In 2018, a team of researchers, led by economist Raj Chetty, approached Meta with a question: Can a person’s social network help lift them out of poverty? Chetty and his team at Harvard’s Opportunity Insights are known for their groundbreaking research on economic opportunity in the United States and how public policy can improve a person’s economic mobility. They have long speculated that people’s social connections play a large role in shaping the opportunities people have to find jobs, succeed in school or find help during a crisis. But they didn’t have access to the data necessary to explore their hypothesis.
Together, Opportunity Insights and Meta embarked on a years-long research project that has culminated in two papers published today in the journal Nature. It also led to the creation of the Social Capital Atlas, new datasets and research insights that uses data from Facebook friendships to provide measures of social capital across ZIP codes, high schools and colleges in the United States. Meta is making this dataset available through our Data for Good program. We’ve also partnered with Opportunity Insights to build tools to easily visualize and download the data at socialcapital.org.
This work is a major contribution to our understanding of the relationship between social connections and economic opportunity. And it shows how Meta’s data can be used for societally significant research when shared responsibly and in a way that protects people’s privacy.
Chetty’s Opportunity Insights group and researchers at Harvard, New York University and Stanford partnered with Meta researchers to analyze privacy-protected data from US Facebook and Instagram users. They used a range of techniques to preserve people’s privacy, including methods like differential privacy and aggregation.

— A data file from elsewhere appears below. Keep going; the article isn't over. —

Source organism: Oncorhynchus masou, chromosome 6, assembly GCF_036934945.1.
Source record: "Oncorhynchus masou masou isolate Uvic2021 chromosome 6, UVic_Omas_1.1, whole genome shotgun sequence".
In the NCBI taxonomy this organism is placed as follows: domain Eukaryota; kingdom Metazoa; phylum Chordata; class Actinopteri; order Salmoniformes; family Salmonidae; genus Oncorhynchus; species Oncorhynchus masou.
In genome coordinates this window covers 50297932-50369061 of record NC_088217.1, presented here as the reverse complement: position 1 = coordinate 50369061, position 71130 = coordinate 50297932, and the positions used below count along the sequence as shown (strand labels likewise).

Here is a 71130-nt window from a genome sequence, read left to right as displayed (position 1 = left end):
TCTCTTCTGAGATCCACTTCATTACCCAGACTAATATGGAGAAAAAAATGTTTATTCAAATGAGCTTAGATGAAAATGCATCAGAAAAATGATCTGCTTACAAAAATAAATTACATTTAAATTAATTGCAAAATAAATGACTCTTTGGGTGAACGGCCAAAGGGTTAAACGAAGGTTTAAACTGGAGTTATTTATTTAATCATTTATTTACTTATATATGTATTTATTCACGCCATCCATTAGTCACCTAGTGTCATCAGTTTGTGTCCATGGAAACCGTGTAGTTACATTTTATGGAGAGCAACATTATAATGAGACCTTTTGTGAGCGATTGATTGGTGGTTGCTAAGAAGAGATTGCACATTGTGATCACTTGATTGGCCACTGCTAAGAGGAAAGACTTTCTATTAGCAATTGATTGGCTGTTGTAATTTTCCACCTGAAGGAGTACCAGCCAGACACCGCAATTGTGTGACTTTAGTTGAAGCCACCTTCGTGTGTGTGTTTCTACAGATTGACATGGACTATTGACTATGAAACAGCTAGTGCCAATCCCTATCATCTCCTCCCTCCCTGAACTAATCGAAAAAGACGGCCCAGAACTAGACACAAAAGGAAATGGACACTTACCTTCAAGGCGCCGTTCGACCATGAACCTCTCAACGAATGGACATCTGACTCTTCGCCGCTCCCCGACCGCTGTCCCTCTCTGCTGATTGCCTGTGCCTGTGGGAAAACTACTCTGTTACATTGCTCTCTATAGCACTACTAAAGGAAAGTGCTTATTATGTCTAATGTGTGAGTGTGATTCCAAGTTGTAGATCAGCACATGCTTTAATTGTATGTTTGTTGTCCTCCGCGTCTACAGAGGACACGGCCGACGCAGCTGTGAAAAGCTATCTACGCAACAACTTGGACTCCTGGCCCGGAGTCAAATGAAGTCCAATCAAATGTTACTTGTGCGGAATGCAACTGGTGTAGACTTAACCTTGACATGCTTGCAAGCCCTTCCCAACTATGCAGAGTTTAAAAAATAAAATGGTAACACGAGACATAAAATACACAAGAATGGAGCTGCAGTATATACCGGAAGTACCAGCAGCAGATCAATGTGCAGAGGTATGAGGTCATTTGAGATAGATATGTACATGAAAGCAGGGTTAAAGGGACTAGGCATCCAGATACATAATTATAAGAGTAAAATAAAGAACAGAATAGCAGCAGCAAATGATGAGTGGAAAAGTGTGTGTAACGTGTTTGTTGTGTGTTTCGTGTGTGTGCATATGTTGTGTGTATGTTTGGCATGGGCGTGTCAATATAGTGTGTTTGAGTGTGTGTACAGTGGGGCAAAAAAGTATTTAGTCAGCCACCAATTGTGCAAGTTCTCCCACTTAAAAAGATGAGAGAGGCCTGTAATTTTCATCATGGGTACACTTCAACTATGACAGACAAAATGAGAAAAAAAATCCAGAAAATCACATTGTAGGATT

The researchers found that social connections play an important role in helping people achieve economic mobility. Neighborhoods that foster more connections between low-income and high-income people tend to have higher levels of mobility. The research also highlights why it is crucial that policymakers take social factors and interventions into account when designing policies, such as the need for mentorship programs in under-resourced schools to complement financial support. The Social Capital Atlas provides data to better understand where such efforts would be most valuable.
We hope to contribute to similar research projects around the world. For instance, our teams are beginning to explore research into the role of social capital in communities in the UK and deepen our understanding into the role of social connections in society worldwide.
Sharing timely and relevant insights is a long-standing practice at Meta. For example, this project developed through work done by Meta’s New Product Experimentation (NPE) team to explore how data can be used to solve city and community problems. And our Data for Good team works to build and share privacy-protected maps, surveys and data insights that support the work of over 550 partners in over 70 countries around the world. Learn more about our work to share data with researchers here.